"The emerging consensus is that heroin is a treatment for a limited number of illicit-drug users who do not do well with other medicines. Historically, however, heroin was the main 'drug of choice' for treatment. In the 1920s and earlier in Britain, it was the treatment or maintenance drug for compliant middle-class addicts, those who accepted the authority of the doctor to prescribe to them. The prescription of heroin was the basis of the so-called British system, which operated until the 1960s.6 This was not the case in the United States. The inability to conduct the NAOMI trial in the United States reflects a historically different attitude toward the medical prescription of heroin to addicts; this prohibition dates back to the implementation of the 1914 Harrison Narcotics Act before World War I. Doctors were prosecuted thereafter if they prescribed heroin for addicts."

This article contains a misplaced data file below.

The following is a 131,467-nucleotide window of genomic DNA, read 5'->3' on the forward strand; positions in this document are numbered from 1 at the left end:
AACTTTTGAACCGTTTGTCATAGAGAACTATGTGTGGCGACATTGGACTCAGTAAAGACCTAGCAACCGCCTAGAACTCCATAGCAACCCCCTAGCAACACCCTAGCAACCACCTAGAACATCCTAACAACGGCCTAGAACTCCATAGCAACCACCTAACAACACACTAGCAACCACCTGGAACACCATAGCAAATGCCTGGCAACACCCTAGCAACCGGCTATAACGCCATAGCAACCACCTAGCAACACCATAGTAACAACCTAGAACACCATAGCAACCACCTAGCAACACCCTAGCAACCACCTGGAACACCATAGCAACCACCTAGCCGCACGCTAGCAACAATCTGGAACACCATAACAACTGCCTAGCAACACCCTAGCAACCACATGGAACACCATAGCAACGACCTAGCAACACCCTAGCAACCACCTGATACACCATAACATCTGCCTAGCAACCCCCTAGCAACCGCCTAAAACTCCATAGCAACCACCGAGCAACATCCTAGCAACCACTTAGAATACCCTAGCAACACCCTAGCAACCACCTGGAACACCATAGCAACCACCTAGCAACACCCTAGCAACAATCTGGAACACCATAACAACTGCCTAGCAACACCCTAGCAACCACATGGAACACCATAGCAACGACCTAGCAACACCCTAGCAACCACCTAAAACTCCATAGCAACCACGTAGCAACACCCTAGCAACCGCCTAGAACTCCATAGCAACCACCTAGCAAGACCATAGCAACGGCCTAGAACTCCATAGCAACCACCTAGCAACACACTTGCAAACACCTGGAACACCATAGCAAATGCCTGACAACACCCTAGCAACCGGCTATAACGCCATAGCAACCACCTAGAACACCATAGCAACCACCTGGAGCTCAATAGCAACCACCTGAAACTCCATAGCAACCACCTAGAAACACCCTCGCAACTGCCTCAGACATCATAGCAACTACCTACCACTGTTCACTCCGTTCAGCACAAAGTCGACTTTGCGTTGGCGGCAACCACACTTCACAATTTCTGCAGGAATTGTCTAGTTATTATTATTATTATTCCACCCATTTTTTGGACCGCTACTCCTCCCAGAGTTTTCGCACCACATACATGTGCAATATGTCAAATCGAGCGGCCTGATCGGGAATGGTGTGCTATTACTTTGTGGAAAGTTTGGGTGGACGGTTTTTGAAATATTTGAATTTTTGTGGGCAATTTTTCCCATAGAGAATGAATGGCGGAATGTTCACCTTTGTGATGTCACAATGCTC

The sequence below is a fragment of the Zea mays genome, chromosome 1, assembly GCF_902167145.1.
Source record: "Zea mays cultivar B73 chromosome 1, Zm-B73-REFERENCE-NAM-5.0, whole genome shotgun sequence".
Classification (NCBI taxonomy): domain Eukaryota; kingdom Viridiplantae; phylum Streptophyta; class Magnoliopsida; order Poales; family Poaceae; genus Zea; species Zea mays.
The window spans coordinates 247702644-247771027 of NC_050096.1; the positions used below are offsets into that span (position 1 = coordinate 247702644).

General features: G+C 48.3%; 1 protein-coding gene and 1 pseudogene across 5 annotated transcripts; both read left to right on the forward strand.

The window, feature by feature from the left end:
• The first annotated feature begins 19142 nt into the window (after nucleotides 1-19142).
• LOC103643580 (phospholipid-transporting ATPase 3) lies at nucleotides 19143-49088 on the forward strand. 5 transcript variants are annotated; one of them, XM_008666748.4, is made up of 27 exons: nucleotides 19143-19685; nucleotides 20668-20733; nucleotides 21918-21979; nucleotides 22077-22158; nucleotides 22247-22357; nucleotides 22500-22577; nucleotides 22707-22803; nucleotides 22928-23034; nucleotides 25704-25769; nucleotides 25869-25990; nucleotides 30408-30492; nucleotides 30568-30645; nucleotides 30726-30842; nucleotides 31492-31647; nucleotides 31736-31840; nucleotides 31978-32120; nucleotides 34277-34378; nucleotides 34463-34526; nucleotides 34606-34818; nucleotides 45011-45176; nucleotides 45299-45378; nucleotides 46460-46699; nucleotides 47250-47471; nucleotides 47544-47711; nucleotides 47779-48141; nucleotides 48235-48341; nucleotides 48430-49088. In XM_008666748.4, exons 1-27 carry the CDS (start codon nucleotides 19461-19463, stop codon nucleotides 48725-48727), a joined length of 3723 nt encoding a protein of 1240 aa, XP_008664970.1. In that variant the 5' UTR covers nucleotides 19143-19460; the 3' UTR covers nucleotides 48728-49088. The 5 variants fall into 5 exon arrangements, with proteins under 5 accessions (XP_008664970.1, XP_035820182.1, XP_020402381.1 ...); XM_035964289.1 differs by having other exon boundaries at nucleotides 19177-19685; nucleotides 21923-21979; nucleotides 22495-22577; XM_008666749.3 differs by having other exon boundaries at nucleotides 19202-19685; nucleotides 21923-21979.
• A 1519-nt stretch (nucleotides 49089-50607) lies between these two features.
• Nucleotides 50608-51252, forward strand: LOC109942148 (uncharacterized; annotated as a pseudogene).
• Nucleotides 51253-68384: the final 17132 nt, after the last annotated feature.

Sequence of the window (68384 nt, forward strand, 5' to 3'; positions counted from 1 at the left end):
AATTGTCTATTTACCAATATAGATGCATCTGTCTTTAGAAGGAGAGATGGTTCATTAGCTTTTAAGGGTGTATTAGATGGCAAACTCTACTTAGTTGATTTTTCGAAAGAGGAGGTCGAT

Berridge V. (2009). Heroin prescription and history. The New England journal of medicine, 361(8), 820–821. doi.org/10.1056/NEJMe0904243